The Jazztet had been in existence for two years when they recorded what would be their final LPs, Here and Now and Another Git Together. The personnel, other than the two co-leaders, flugelhornist Art Farmer and tenor-saxophonist Benny Golson, had completely changed since 1960 but the group sound was the same. The 1962 version of the Jazztet included trombonist Grachan Moncur III, pianist Harold Mabern, bassist Herbie Lewis, and drummer Roy McCurdy. It is remarkable to think that this talent-filled group wasn't, for some reason, snapped up to record even more albums together. Highlights of their excellent out-of-print LP include Ray Bryant's "Tonk," "Whisper Not," "Just in Time," and Thelonious Monk's "Ruby My Dear." A classic if short-lived hard bop group.
b. 5 May 1922, Chicago, Illinois, USA. Lewis was born into a musical family, a career in showbusiness was virtually inevitable. Her father, Leon Lewis, was a symphonic composer and pianist, her mother, Jessica, sang with the Chicago Opera Company and became one of the country’s leading vocal coaches. Her sister, Barbara Lewis Golub, became an accomplished concert pianist; while her brother, Marlo Lewis, was the producer of the original Ed Sullivan television show, The Toast Of The Town. Lewis first studied voice with her mother and left college at 17 to begin a career as a vocalist on radio. While still in her teens, she had her own programme, Monica Makes Music, on WMCA in New York. This early radio success led to a prestigious engagement at the Stork Club, and appearances with Benny Goodman’s orchestra…
Art Farmer-Benny Golson Jazztet was a talent-studded little band, among the finest groups of its time (1959-1962), able and willing to try anything—notice the sextet’s exuberant romping on these two albums “Here and Now,” and “Another Git Together”—recorded in 1962. They feature only the co-leaders of the original band, but the replacements—trombonist Grachan Moncur III and a Harold Mabern Herbie Lewis—Roy McCurdy rhythm section—maintained the pungent blend of zest, relaxation, control and creativity that characterised the Jazztet at its best.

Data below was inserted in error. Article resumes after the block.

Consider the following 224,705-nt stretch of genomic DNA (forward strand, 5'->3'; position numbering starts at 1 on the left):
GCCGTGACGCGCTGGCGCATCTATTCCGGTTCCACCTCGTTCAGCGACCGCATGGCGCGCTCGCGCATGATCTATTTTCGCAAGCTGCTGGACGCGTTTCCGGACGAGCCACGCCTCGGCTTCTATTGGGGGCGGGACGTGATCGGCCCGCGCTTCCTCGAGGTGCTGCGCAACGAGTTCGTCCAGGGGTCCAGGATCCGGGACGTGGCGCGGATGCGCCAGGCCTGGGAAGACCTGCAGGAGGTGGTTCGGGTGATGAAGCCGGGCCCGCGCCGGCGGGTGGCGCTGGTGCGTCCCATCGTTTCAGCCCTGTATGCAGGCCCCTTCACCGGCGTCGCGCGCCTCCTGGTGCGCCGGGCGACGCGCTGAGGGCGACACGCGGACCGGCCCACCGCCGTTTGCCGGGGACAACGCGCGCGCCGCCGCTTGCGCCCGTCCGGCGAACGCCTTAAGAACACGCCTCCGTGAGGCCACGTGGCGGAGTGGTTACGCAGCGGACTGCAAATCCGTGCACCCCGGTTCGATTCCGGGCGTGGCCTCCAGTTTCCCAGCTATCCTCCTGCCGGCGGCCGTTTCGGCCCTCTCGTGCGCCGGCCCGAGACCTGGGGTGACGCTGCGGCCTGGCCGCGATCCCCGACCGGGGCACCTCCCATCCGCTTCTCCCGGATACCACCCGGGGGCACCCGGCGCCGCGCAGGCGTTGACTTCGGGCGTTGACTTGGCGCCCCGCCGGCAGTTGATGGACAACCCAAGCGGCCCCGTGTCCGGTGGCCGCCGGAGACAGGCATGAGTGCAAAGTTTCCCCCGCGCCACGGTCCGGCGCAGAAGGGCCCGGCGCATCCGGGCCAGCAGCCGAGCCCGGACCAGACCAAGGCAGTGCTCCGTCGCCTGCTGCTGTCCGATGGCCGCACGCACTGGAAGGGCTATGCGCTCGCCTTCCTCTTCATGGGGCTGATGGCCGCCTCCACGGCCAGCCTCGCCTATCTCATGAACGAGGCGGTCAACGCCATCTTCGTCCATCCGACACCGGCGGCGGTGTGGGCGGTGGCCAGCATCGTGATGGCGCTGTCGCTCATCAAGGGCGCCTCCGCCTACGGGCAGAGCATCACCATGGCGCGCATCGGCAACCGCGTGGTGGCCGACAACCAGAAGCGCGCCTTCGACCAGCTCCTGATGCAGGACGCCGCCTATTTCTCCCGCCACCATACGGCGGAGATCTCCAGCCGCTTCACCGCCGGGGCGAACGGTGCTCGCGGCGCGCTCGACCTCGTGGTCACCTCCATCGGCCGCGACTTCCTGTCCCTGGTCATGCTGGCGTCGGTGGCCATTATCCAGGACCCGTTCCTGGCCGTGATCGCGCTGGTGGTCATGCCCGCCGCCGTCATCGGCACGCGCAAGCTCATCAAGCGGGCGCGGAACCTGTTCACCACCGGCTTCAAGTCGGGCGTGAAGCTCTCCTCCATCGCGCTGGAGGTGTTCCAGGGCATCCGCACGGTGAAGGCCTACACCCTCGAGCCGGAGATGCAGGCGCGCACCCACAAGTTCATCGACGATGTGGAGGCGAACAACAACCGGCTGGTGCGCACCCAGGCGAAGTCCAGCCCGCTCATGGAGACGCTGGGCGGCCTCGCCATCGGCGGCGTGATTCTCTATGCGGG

Features 24 bit remastering and limited edition. Release Date: December 04, 2013. The idea of the Jazztet playing arrangements by John Lewis written especially for them is intriguing. According to Gene Lees' liner notes, Art Farmer first approached Lewis about writing something for the sextet, to which the composer replied that he'd rather score an entire record. Even though the Jazztet and Lewis' own group, the Modern Jazz Quartet, are dissimilar in many ways, the marriage is a successful one.
Pianist Benny Green proves himself to be a seasoned composer on this collection of originals. "The Sexy Mexy" nods to Horace Silver with some crisp unison guitar from Russell Malone. The upbeat "Central Park South" features Stanley Turrentine, while the pianist's hypnotic "Thursday Lullaby" shows off his considerable chops. Ron Carter and Lewis Nash round out the capable rhythm section.